The Year of the “Balanced” Real Estate Market
Realtors say 2019 is shaping up to be good for both sellers and buyers.
This is the year the Kansas City real estate market will get a chance to catch its breath. The market is still strong, with a 3 percent growth in housing prices predicted. However, it’s not the extreme seller’s market it was in 2018, which is a plus for buyers. Real estate agent Mindy Wetmore knows that firsthand. After carefully watching the market, she bought a home in Leawood at what she considers a great value. “We bought it from an older couple, and I think they were less about the price and more about having a younger family back in the home,” she says.
Overall sales in 2018 barely went up for existing homes, but new homes saw a 3 percent increase. The average sale price of $207,682 was up 6 percent for existing homes, and new homes saw an increase of 2.6 percent with an average price of $381,212. Realtor Sara Powell-Moody says the market is more complicated today than it was just two years ago. “Gone are the days of the 90-day flip,” she says. “You can’t find real estate cheap enough, and the days of selling a house the first second it’s listed are over with for now.”
Economist Chris Kuehl calls the real estate market simultaneously balanced and fragmented. “It’s balanced in that it’s not really a seller’s or buyer’s market and fragmented in that the market is extremely neighborhood driven,” Kuehl says. “You have areas that have been overbuilt where there’s a surplus of homes, and then in some neighborhoods there’s a shortage.” In 2018, existing homes inventory was down 3.5 percent. Kuehl says that shortage is partly caused by baby boomers living longer and aging in place. “We don’t have the turnover in homes like we used to.”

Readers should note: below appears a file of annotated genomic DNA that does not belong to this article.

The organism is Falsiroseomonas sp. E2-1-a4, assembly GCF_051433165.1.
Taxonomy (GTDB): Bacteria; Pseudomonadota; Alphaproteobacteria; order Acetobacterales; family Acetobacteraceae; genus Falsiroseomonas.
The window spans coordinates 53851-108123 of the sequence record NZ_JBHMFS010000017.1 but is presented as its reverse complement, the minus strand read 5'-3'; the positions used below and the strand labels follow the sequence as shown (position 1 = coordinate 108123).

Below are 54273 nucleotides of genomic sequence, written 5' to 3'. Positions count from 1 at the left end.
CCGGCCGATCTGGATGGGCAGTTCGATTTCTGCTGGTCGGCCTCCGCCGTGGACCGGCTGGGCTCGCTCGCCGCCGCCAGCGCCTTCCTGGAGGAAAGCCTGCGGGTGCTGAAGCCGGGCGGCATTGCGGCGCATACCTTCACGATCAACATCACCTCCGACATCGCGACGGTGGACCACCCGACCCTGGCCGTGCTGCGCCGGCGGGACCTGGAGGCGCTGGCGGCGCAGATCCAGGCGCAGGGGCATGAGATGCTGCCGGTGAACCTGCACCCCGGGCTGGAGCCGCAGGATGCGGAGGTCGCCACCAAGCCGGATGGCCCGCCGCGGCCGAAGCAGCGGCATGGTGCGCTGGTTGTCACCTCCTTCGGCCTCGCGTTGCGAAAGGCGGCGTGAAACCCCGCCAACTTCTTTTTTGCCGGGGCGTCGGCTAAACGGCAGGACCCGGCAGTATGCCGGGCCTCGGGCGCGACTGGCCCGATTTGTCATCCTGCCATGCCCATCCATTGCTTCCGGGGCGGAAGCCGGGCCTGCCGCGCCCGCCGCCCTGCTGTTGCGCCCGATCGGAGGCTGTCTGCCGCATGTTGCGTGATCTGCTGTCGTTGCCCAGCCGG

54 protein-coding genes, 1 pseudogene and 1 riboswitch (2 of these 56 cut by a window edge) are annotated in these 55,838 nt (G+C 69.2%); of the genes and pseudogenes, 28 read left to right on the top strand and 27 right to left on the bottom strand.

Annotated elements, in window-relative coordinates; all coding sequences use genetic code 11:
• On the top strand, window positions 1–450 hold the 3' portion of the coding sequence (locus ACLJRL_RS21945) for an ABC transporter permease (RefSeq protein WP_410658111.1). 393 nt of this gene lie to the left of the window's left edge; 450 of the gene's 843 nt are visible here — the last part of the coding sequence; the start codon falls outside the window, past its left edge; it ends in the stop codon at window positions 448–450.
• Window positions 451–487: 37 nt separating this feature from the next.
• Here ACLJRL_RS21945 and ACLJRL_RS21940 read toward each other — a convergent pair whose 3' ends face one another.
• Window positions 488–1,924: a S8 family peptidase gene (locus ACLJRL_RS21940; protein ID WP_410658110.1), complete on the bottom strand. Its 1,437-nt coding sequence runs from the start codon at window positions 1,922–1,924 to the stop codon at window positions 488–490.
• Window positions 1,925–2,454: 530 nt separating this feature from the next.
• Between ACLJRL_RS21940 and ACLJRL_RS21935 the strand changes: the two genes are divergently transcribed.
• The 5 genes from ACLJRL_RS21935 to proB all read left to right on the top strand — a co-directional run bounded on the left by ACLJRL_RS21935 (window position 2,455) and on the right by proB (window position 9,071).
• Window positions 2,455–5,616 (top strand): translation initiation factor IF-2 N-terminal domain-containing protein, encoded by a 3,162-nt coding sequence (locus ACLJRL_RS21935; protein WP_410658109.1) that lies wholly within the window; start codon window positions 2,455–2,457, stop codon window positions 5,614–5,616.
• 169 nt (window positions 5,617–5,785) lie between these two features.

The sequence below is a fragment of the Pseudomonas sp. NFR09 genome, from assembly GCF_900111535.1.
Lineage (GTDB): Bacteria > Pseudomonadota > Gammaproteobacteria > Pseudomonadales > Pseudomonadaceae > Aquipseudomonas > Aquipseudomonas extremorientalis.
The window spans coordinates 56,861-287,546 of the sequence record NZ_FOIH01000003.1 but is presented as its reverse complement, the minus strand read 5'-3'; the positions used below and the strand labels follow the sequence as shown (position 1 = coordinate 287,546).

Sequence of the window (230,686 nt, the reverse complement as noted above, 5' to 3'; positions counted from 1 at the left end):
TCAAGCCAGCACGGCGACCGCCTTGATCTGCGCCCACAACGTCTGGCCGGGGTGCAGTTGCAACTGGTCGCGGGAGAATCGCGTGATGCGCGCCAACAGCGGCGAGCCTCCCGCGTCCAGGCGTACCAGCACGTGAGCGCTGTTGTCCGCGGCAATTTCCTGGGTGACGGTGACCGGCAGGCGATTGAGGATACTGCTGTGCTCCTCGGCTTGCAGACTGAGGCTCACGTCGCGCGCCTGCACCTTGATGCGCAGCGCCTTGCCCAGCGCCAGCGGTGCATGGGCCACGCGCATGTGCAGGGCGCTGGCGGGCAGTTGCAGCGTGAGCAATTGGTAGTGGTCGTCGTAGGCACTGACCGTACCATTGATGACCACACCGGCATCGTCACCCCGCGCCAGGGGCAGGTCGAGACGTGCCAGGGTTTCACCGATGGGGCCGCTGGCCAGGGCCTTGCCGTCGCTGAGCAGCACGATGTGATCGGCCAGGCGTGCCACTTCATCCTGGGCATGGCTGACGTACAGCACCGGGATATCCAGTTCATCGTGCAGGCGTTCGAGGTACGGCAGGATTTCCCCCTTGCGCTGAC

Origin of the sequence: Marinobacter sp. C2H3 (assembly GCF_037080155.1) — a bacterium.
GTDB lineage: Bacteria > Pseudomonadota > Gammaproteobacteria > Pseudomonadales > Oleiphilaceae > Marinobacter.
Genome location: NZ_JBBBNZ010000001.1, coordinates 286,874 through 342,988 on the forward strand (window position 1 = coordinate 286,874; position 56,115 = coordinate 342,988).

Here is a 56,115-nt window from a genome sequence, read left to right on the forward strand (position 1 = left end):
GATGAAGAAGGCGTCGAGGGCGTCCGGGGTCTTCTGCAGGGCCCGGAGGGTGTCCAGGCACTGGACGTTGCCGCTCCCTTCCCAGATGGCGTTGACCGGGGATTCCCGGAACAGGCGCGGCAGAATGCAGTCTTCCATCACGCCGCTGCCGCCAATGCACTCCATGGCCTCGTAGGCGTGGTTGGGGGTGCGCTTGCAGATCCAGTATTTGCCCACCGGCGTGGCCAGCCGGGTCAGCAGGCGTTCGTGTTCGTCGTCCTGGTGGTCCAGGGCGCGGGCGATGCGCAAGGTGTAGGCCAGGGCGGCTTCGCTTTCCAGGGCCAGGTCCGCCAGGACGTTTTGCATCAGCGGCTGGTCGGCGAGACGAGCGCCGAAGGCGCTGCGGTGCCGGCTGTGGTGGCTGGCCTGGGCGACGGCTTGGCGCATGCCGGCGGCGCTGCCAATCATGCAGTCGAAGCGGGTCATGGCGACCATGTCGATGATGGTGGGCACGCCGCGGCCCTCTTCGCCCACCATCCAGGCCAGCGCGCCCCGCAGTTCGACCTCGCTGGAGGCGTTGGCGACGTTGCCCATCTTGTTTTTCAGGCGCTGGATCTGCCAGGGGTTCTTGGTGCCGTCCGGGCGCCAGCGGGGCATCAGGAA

New construction, though, is still rock solid. In 2018, there was only a small drop, with single family permits down by 1.5 percent. From the far north to the south, home builders are busy. In Kearney, Missouri, realtor Rue Lovette says there is more new construction than resale. “I’ve been a realtor in Kearney since 1984, and I’ve never seen it like this,” she says. “I think the attraction is country living. You’re able to get some land with your home. Out here, you don’t reach out and touch your neighbor.” Thirty-eight miles to the south in Leawood, where there’s not a lot of land left for new construction, 72 single family homes starting at $700,000 are being built off Mission Road. Agent Danette Baker calls the response for the “Hills of Leawood” overwhelming.
2019 could be the year for the first-time home buyer. Tax changes will give newbies some extra cash, and the interest rates are projected to only go up slightly. A hurdle for this group, though, is debt. One in five potential home buyers say they aren’t buying a home because of their college loans, and 25 percent of young adults still live with their parents. Liberty realtor Michelle Ott says first-time buyers need to take their time and have realistic expectations. “I see many new home buyers get discouraged because they have an inflated view of what they can get for their money,” she says. Gladstone couple Joseph and Lauren Eikel say they looked for more than six months before finding a home. Lauren calls the process exhausting. “We were hard-core house hunting with our realtor for what seemed like forever,” she says. “It was time consuming and emotional but so worth it in the end.”